Study Shows – Accept Negative Emotions Instead of Ignoring It

Written by - Reviewed by Consumer Health Digest Team

Published: Aug 14, 2017 | Last Updated: Mar 28, 2019

Embrace Negative Emotions

Although we would like to be happy and carefree all the time, life doesn’t work that way. Both positive and negative emotions are an inevitable part of life.

What matters is how you deal with these feelings. When negative emotions arise, we tend to ignore, suppress, and fight them.

In our mind, fighting against sadness or disappointment is the best way to feel better. The latest study disagrees! It turns out you’ve been dealing with your negative feelings wrong your entire life.

Accept the Negative Emotions

Brett Ford and a team of researchers at the University of Toronto carried out an interesting study about health benefits of accepting negative thoughts and emotions. To get their answers, Ford and his team organized three experiments.

The first experiment included 1003 participants who completed a survey wherein they were asked to rate how strongly they agreed with different statements.

“I tell myself I shouldn’t be feeling the way I’m feeling” is an example of statements that participants were asked to rate.

Findings revealed that participants who had a lower agreement with these statements exhibited higher levels of psychological well-being compared to their counterparts who tried fighting the negative feelings.

Here, lower agreement with provided statements indicates a greater acceptance of negative thoughts and emotions.

Negative Thoughts Info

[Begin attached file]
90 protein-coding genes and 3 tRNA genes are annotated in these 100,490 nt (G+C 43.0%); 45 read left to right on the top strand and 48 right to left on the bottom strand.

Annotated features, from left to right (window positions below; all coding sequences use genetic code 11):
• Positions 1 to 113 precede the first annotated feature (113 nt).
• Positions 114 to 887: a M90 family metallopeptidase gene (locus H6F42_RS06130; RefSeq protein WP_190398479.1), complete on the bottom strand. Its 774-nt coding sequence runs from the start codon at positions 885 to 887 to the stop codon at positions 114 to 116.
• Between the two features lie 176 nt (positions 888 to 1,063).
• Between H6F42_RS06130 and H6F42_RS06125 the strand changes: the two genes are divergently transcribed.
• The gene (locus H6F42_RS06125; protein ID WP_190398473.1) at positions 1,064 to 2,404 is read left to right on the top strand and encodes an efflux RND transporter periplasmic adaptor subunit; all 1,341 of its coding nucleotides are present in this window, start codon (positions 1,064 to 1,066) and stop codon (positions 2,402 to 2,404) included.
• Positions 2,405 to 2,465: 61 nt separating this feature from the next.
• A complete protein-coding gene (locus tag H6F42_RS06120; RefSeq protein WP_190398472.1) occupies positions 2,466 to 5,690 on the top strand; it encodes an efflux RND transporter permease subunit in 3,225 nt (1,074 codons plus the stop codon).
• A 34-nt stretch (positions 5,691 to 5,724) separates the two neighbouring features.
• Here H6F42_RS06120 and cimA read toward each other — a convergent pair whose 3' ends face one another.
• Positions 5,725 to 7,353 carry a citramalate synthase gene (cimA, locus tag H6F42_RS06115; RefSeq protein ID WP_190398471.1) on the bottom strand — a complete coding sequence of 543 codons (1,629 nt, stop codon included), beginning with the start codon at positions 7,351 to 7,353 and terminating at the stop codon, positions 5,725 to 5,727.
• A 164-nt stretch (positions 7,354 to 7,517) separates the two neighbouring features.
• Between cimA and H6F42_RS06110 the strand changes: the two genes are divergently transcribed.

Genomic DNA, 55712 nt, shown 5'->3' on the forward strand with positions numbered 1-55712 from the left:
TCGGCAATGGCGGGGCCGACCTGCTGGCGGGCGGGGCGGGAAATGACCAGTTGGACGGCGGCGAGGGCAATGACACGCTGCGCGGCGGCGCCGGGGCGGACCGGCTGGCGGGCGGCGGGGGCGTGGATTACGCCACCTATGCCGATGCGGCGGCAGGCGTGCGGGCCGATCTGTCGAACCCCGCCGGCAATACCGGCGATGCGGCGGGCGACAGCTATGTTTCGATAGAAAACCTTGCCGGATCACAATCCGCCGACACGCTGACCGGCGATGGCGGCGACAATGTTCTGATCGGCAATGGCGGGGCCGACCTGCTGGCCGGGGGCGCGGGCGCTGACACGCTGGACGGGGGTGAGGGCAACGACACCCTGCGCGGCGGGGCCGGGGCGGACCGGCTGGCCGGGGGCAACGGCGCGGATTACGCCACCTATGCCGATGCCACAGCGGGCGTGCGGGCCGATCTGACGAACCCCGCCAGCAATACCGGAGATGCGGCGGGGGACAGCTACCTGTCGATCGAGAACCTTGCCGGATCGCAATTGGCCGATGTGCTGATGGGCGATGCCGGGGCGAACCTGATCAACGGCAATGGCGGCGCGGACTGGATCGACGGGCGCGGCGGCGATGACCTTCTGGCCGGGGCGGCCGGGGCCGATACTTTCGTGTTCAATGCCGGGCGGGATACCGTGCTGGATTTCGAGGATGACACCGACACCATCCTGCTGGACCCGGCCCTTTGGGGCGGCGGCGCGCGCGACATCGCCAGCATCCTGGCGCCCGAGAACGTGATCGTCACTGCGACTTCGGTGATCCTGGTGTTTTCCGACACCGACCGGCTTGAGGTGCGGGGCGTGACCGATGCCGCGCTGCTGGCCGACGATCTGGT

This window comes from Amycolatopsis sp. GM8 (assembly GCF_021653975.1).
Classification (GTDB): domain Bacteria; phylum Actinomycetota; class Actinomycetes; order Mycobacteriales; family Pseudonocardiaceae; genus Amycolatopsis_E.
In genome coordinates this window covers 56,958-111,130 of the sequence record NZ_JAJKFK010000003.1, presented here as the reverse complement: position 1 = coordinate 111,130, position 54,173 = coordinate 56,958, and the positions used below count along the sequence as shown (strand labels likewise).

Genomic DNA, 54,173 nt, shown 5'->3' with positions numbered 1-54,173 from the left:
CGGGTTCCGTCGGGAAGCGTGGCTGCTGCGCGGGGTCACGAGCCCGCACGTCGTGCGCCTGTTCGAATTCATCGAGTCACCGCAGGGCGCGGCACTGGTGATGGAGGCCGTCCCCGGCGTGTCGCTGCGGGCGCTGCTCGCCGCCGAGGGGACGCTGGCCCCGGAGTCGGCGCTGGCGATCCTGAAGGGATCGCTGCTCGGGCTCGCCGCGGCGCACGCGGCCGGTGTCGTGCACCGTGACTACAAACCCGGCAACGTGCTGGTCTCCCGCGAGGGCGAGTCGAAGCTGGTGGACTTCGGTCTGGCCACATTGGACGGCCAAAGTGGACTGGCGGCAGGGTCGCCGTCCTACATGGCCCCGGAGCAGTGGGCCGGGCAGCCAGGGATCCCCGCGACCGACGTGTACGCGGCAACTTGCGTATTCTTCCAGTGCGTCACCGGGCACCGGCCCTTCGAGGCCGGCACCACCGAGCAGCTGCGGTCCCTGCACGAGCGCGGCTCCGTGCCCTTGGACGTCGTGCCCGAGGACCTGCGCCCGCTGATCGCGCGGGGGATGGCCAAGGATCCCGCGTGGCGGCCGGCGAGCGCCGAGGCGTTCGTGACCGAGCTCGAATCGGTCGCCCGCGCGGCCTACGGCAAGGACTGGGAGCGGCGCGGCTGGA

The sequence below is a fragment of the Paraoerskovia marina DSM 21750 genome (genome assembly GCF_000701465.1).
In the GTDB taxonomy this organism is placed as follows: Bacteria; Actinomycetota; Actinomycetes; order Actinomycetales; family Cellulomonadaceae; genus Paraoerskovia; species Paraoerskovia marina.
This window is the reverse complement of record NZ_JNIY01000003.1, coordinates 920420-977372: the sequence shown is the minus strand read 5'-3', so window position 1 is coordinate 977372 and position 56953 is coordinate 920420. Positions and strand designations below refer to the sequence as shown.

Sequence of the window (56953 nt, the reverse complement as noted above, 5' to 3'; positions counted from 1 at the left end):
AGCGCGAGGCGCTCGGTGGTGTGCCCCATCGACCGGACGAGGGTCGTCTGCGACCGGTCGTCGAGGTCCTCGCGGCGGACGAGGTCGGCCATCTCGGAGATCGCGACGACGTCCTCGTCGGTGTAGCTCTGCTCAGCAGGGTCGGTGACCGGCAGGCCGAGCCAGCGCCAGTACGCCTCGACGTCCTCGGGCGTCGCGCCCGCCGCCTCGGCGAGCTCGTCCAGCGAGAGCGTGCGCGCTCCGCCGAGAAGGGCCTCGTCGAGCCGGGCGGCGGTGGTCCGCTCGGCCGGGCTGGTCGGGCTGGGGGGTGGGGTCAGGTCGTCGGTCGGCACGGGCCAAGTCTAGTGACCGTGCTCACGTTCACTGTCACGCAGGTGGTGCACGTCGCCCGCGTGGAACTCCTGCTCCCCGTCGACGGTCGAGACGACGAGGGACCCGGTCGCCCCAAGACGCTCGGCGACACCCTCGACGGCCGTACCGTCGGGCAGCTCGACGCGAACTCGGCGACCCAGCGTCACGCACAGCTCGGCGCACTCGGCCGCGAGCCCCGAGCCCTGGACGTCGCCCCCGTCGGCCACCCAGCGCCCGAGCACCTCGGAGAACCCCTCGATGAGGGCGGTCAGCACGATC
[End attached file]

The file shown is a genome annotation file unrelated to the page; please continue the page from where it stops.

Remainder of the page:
What Did Two Remaining Experiments Find?

For the purpose of the second experiment[1], scientists included 156 participants who had to record a 3-minute speech as a part of a pretend job application.

They were told the recording would be presented to a panel of judges. All participants were told to mention their key strengths and skills and were given only 2 minutes to prepare for the speech. Later, they had to describe how they felt about this simple task.

Results showed that individuals who attempted to avoid negative feelings about the task were more prone to experiencing emotional distress than participants who opted to embrace their feelings.

The last, third, experiment included 222 participants who were asked to keep a journal for two weeks and record unpleasant experiences and describe how they felt due to those negative events.

Six months later, participants underwent a psychological evaluation.

Participants who reported they attempted to ignore or avoid negative emotions after bad experiences were more likely to have symptoms of some mood disorder like depression or anxiety.

On the other hand, people who embraced their negative feelings in response to bad situations had better psychological wellbeing.

Manage Stress with Acceptance

While some bad things or experiences are impossible to avoid, it is crucial how you deal with them according to the scientists whose research was published in the Journal of Personality and Social Psychology[2].

The very first thing we want to do in response to bad events or experiences is to suppress negative emotions associated with them.

Scientists from Toronto show that is a wrong approach. In fact, avoiding or fighting negative emotions is detrimental to psychological well-being, which is why participants also experienced symptoms of mood disorders.

When stressful situations occur, the best strategy to cope is through acceptance, researchers explain. The way you approach negative experiences[3] and emotions means a lot for your overall well-being.

Instead of trying to change these emotions or judging them, acknowledge them. In turn, your stress levels will reduce.

Never ignore your emotions of any kind, address them! Scientists believe that when you embrace negative feelings you stop paying too much attention to them, and negativity decreases.


Scientists from the University of Toronto discovered that ignoring or fighting negative emotions can be harmful to psychological well-being.

On the other hand, embracing those feelings can provide stress relief and protect your psychological health.

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